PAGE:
Kirkjubæjarklaustur (referred to locally as ‘Klaustur’) is a village of approximately 120 inhabitants in the Skaftárhreppur municipality of south of Iceland. Situated by the Ring Road, approx. 250 km east of Reykjavík, Klaustur is one of the few villages providing amenities—eg. fuel, post office, bank, supermarket— between Vík í Mýrdal and Höfn.
The history of Kirkjubæjarklaustur differs, in many respects, to the traditional Icelandic settlement. “Papar”, the Icelandic title for travelling Irish monks, were thought to have settled the area long before the Norsemen. In that tradition, it was claimed that pagans of no kind would set foot in Klaustur; this was a strictly Christian area.
Stories have permeated, with one telling of a pagan, Hildir Eysteinsson, who attempted to move there in the 10th Century. Upon setting foot across the border, he fell instantly dead and was buried on the neighbouring hill, Hildishaugur (“Hildir’s Mound.”)
Despite twisting the tongue, the full village name 'Kirkju-bæjar-klaustur' actually tells the story of the area well; 'Kirkju' means church, 'bæjar' means farm and 'klaustur' means convent. The word 'Klaustur' was added to the original name 'Kirkjubær' in 1186 AD when a convent of Benedictine nuns settled there.
In the 364 years leading to the Reformation in 1550 AD, Klaustur did much for the oral history of south Iceland. Systrastapi (Sister’s Rock), the Systrafoss waterfall and lake Systravatn all take their names from the nun’s settlement.
The folklore relating to these sites are rich in tales of religious heresy, superstition and death. Sister’s Rock, for instance, has been said to be the burial site of two nuns executed for sinful behaviour. Selling their soul to the devil, removing communion bread from church, carnal knowledge with men, blasphemy toward the pope; these were just some of the accusations brought against them. Guilty or not, the nuns were swiftly burnt at the stake.
Following the Reformation, one of the nuns was vindicated for her actions, and it is said that flowers soon bloomed on top of her grave. The other’s grave has remained barren, a continuing reminder of the lady’s ethereal disapproval.
Despite its petite size, Klaustur is an important crossroads to the attractions nestled at the centre of the island, namely the Laki Craters in Vatnajokull National Park and the Landmannalaugar hiking trails in the scenic Fjallabak Nature Reserve. Only a few kilometres from the village itself lies the spectacular Fjaðrárgljúfur canyon.
A short walk east of Kirkjubæjarlaustur will take you to the fascinating Kirkjugólfið “Church Floor”, an 80 square metre flat of basalt columns, shaped and formed naturally by tide and glacial melts.
Reynisdrangar are rock formations situated near the shore of Reynisfjara beach by the coastal village Vík í Mýrdalur on the South Coast of Iceland.
The formations are large and impending sea cliffs, made up of the rock type basalt, that serve as a vital part of the area’s allure as they shoot dramatically out of the ocean under the looming cliffs of Mt. Reynisfjall.
- Visit Reynisfjara and Reynisdrangar on these South Coast Tours
The village of Vík only houses around 300 permanent inhabitants, but on a daily basis, travellers scouting the South Coast make their way there to visit what has been voted as one of the most beautiful non-tropical beaches in the world. The beach of Reynisfjara, however, can be highly dangerous if proper caution is not taken. As is evident from how the waves of the Atlantic Ocean crash upon Reynisdrangar, the currents here are strong, and sneak waves can easily carry anyone that’s standing too close out to sea. The beach is not for wading, but for admiring, and especially the mighty surf bursting on the base of these rocky cliffs.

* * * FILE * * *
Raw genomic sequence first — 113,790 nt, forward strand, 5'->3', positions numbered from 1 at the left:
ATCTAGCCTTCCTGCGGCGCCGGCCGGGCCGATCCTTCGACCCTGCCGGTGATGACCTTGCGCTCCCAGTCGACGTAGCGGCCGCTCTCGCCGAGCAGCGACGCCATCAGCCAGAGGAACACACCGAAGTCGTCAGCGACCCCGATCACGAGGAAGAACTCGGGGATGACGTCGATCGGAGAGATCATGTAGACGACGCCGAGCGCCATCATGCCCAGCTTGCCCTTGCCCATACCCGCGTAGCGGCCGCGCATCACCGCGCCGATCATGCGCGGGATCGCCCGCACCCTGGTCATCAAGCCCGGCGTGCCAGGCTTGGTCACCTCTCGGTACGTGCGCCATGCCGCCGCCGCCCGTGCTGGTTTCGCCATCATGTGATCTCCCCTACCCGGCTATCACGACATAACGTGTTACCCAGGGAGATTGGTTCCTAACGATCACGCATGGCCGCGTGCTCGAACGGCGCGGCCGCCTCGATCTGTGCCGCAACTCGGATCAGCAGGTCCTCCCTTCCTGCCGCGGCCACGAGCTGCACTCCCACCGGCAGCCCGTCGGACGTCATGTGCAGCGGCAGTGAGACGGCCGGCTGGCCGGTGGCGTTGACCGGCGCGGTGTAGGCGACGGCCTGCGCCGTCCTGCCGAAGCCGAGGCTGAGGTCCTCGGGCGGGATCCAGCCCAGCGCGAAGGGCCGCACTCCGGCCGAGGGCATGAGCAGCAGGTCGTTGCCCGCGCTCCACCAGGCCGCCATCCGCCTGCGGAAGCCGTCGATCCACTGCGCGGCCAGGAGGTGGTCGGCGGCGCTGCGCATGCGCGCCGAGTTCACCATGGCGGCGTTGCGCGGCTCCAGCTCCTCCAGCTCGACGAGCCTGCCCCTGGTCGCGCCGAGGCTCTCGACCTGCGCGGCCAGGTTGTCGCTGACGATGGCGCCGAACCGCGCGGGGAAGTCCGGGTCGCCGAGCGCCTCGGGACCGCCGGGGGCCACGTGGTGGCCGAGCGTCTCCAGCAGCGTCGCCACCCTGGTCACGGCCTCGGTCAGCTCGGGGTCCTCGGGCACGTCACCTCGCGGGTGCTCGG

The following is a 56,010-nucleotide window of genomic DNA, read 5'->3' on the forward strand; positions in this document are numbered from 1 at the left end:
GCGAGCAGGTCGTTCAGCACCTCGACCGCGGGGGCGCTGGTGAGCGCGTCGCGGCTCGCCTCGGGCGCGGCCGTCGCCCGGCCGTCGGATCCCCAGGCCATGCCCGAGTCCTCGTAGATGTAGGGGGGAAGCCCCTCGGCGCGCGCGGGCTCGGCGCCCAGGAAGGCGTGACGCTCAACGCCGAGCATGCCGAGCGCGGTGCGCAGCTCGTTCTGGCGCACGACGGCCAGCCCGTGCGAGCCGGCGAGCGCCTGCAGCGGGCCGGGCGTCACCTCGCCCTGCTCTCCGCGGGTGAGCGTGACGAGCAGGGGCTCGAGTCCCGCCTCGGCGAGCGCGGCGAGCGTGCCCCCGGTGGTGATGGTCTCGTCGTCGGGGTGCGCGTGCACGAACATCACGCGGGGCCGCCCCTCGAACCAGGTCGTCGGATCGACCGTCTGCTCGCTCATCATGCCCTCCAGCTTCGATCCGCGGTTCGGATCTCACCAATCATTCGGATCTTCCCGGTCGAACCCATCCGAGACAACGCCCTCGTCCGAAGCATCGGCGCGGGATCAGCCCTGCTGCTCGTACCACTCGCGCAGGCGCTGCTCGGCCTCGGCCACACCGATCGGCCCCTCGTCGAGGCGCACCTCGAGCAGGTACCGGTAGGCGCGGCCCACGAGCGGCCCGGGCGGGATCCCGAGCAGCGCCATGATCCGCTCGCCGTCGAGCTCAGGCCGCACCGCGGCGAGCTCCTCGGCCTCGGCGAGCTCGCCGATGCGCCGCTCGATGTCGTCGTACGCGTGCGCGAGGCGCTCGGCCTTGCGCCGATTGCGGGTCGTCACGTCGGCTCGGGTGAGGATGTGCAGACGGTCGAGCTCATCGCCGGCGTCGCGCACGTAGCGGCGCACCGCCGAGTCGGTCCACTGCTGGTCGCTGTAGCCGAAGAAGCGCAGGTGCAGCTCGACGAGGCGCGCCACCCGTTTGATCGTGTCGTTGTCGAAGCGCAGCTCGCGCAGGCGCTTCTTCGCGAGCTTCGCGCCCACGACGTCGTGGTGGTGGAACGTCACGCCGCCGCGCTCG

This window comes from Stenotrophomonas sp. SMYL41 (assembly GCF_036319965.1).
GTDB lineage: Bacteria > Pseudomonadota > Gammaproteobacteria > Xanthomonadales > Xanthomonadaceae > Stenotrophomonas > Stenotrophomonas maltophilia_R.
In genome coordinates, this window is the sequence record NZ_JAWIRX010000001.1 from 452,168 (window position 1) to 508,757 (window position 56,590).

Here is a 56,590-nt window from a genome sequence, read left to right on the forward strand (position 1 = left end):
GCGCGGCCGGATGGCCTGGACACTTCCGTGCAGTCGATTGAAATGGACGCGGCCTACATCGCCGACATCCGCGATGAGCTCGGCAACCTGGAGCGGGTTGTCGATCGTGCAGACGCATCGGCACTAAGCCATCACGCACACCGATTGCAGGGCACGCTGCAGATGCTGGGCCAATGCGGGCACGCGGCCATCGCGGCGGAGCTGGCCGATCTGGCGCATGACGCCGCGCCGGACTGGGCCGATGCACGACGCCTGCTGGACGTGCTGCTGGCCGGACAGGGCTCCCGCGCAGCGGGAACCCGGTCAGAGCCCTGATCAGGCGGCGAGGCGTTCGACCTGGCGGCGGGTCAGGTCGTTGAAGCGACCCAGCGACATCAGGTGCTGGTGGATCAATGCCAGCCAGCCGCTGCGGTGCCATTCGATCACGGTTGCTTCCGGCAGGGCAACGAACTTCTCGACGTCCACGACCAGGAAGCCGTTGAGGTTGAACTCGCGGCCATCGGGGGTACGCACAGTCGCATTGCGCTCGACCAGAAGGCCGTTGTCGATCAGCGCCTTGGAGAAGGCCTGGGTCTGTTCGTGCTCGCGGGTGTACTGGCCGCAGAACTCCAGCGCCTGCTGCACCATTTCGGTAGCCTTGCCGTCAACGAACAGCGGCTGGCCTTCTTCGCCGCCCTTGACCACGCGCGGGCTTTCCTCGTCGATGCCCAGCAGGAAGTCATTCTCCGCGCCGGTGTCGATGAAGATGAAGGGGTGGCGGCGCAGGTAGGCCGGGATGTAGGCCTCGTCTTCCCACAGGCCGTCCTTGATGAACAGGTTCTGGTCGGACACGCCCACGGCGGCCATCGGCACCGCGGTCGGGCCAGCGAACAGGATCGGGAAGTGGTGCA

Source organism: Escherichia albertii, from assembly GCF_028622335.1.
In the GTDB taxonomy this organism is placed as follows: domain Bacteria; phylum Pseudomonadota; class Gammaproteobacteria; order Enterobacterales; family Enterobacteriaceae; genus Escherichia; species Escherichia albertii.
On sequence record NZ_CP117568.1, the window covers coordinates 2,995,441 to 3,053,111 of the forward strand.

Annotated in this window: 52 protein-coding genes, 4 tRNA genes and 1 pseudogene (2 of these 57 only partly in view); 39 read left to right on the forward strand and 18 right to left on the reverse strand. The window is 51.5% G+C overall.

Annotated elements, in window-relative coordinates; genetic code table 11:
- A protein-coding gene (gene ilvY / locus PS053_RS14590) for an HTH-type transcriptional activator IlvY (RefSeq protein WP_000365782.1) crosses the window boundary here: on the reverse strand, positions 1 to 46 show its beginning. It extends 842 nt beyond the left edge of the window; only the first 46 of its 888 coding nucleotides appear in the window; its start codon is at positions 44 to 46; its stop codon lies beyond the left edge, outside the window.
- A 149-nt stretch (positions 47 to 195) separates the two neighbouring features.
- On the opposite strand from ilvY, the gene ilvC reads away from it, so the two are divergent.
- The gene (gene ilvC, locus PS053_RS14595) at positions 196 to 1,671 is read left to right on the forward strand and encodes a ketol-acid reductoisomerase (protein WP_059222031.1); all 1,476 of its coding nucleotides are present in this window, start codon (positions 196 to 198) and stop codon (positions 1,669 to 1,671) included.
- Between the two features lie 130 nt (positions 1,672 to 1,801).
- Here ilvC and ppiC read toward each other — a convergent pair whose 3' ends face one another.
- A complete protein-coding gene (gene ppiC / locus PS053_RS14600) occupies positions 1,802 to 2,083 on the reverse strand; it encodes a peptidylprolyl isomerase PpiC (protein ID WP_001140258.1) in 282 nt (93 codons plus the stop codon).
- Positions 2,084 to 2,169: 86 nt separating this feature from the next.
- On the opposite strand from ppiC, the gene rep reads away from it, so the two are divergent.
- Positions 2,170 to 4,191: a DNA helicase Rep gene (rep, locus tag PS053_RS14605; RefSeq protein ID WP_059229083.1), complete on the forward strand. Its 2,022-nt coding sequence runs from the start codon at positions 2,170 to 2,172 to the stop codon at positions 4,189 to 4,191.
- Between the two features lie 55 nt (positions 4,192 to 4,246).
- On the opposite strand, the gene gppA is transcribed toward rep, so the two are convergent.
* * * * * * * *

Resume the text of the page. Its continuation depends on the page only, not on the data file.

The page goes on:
There is an Icelandic folk tale that explains the origin of the pillars’ eerie appearance. According to legend, a couple of trolls were busy dragging a stranded three-masted ship to shore when the sunlight hit them and turned them into pillars of rock for all eternity. In fact, numerous rock formations in Iceland carry with them tales of trolls or elves, and one has only to look at them to fathom why.
Surroundings & Wildlife
An alternative view of the bewitching cliffs and their surrounding sea can be enjoyed by venturing up Mt. Reynisfjall, by a road to the west of the village. The mountain furthermore functions as a puffin colony every summer, from April to September, meaning guests can enjoy the view in good company. Other birds can be seen gliding around the cliffs such as Arctic terns, fulmars and seagulls.
- See also: Puffin Watching Tours
Hvítserkur, sometimes referred to as the “Troll of North-West Iceland”, is a 15m (49ft) basalt stack protruding from Húnaflói bay, along the eastern shore of the Vatnsnes peninsula. Hvítserkur gets its name from the birdlife nesting atop it. In Icelandic, the name translates to “white shirt”, a nod to the colour of the bird droppings that cover the rock.
It should come as no surprise that Hvítserkur is often referred to as a troll. Folklore implies that Hvítserkur was originally a troll determined to rip the bells down from Þingeyraklaustur convent, an apparent allusion to the people’s stoic resistance to the Christianisation of Iceland. However, as goes the story, the troll paralysed by walking out under sunlight and quickly turned to stone. The Hvítserkur stack is all that remains.